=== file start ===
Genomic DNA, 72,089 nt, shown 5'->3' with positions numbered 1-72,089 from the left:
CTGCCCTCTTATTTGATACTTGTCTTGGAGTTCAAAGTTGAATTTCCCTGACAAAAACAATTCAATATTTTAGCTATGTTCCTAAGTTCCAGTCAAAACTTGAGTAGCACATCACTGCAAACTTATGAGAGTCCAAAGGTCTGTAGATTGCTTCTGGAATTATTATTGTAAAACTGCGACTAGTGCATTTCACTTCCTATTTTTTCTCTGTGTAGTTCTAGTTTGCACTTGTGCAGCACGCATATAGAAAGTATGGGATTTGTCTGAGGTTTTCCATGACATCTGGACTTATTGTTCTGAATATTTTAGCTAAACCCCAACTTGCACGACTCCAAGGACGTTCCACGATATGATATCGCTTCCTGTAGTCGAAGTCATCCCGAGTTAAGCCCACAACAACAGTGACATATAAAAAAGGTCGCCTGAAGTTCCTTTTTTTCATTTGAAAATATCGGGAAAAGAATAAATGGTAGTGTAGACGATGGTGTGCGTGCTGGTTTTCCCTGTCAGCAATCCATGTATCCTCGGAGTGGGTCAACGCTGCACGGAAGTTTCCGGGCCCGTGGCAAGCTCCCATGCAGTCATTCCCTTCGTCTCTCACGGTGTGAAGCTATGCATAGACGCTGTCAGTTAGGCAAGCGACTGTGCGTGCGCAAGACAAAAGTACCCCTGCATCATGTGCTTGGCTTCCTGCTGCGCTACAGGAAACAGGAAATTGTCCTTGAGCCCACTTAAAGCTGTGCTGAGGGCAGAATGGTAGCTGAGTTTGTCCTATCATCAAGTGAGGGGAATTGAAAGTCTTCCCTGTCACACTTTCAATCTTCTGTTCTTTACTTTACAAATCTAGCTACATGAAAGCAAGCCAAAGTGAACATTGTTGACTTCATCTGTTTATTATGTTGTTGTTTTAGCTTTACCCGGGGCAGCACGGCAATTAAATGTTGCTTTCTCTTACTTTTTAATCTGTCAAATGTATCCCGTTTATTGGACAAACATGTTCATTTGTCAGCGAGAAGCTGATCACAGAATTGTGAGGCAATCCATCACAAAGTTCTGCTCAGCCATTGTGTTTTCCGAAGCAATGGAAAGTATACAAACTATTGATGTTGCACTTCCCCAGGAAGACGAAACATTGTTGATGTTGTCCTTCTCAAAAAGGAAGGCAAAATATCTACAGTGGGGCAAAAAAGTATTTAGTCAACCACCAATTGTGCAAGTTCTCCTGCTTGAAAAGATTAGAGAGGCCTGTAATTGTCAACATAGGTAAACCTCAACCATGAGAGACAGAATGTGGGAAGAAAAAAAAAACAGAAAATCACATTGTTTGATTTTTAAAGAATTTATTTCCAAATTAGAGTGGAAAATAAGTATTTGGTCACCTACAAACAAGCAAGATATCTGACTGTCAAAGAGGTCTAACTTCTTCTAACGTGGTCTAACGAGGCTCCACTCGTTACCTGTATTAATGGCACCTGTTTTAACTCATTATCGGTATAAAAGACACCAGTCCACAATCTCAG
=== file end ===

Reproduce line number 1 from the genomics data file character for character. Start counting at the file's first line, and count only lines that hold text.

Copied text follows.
Genomic DNA, 72,089 nt, shown 5'->3' with positions numbered 1-72,089 from the left: